Sidecar Specials
Included in the price of manufacture is the fitting of a tow bar frame to the solo machine. Again, if a rider wanted to detach this at any time, just four bolts would remove it. The advantage here is that you could travel with the trailer to set up camp somewhere, detach it and the tow bar frame, and use the solo bike to tour etc.

After we'd exchanged trailer views and experiences, Rod showed me another building: his barn, that will eventually become a showroom for his sidecar specials, but at the moment is a store with surprises. He has a Ducati Multistrada that he used in the summer, but he's intending to design and build a sidecar with a trellis type chassis to match the bike's frame. It will hopefully be ready for sale in the spring.

His Jawa is there waiting for a new engine to be slotted in. And then something I didn't expect to see: a hill climb race car. Built by his father in the 70s, the car has a Triumph Trident T160 engine powering it -one of the last engines to come out of the Meriden factory. Rod's father was one of the first hill climb and sprint car racers to use motorcycle engines. This one was tuned by the well-known Triumph specialist Norman Hyde, and churns out 120bhp - Rod remembers rebuilding it when he was just sixteen years old. It sat for twenty years but still fired up after all that time, and it will now be converted to a (very fast) trike for the road.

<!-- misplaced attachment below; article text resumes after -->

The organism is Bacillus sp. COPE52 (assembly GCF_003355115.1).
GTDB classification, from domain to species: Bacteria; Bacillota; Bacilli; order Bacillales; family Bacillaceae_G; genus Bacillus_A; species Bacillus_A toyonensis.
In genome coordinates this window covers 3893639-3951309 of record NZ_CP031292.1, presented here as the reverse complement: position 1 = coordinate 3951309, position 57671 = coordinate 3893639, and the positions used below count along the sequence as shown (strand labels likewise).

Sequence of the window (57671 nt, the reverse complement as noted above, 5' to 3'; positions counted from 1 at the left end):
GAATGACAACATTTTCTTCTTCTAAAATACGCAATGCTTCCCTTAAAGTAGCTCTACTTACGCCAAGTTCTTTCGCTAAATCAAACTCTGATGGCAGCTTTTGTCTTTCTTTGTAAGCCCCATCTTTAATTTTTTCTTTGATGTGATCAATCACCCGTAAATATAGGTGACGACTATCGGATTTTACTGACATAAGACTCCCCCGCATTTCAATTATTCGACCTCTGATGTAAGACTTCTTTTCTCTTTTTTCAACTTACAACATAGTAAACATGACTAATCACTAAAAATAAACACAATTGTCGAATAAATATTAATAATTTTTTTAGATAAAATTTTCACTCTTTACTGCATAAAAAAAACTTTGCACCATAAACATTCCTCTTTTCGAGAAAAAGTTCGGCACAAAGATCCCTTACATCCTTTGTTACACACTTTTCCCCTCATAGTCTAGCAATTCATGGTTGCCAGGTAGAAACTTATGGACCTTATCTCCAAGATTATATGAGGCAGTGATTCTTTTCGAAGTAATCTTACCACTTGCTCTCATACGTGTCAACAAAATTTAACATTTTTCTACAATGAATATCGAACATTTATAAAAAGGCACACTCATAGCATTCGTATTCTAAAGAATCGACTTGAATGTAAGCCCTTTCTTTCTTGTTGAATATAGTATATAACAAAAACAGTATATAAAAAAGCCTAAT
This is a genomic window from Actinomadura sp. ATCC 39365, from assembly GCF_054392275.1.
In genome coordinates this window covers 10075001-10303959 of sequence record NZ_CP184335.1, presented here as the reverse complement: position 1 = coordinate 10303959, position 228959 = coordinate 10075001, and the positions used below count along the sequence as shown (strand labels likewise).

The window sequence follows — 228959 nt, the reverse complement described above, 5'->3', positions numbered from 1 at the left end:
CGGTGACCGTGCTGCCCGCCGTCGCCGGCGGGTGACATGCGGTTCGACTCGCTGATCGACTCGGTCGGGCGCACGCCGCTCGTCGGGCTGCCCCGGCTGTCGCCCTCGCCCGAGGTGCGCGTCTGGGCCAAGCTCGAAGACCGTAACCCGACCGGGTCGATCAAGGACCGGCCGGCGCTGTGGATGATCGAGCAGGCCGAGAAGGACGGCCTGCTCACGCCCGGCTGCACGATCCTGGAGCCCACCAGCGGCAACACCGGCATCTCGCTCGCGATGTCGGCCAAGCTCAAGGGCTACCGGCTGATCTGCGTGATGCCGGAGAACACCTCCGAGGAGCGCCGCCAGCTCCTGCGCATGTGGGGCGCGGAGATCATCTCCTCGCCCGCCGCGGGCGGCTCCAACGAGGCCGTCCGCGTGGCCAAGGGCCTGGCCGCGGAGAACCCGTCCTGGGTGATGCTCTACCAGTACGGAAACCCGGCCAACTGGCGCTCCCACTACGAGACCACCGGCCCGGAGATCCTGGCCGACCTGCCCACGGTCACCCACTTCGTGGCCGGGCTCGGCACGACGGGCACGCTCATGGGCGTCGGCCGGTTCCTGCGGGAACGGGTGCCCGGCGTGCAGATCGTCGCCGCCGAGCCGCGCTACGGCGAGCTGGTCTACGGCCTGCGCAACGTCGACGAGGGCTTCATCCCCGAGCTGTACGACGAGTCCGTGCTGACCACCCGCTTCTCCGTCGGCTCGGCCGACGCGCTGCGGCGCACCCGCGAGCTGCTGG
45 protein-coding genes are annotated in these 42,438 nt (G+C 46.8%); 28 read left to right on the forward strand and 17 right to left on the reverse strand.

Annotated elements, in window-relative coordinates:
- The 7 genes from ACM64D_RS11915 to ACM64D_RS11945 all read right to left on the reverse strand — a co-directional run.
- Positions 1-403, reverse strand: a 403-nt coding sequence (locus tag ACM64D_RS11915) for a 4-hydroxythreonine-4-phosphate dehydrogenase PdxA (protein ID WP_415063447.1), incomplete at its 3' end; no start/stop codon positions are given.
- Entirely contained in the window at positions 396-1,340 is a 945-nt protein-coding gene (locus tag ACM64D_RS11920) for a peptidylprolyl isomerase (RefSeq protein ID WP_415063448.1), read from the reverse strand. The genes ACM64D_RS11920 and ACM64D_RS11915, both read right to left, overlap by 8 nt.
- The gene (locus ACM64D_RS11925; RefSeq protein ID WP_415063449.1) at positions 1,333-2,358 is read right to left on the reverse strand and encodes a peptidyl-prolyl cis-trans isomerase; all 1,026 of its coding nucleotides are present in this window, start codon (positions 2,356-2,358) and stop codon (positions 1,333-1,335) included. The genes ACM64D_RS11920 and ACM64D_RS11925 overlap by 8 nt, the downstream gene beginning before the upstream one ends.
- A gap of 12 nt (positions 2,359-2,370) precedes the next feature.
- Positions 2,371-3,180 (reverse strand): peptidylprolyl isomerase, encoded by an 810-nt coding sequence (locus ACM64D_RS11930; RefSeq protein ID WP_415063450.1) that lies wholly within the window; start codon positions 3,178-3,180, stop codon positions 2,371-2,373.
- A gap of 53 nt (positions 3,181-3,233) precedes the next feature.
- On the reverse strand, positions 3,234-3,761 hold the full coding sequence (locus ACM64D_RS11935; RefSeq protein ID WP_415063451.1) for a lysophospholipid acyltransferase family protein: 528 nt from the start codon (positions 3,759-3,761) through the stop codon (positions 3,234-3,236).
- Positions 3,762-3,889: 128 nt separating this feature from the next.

If your motorcycle thoughts turn to sidecars, and you want a special designed and built, or if you want one of the EZS models attached to your motorcycle, contact Rod at www.threewheelsbetter.uk. You can find lots of good info on their Facebook page too.

23/11/15          Rods a superstar

26/11/15         cool work but why take the freedom and maneuverability of a motorcycle and give it a sidecar? just use a car!

Posted by John Newman
for Wemoto News on 23 November 2015 in Features

Edited By: Daisy Cordell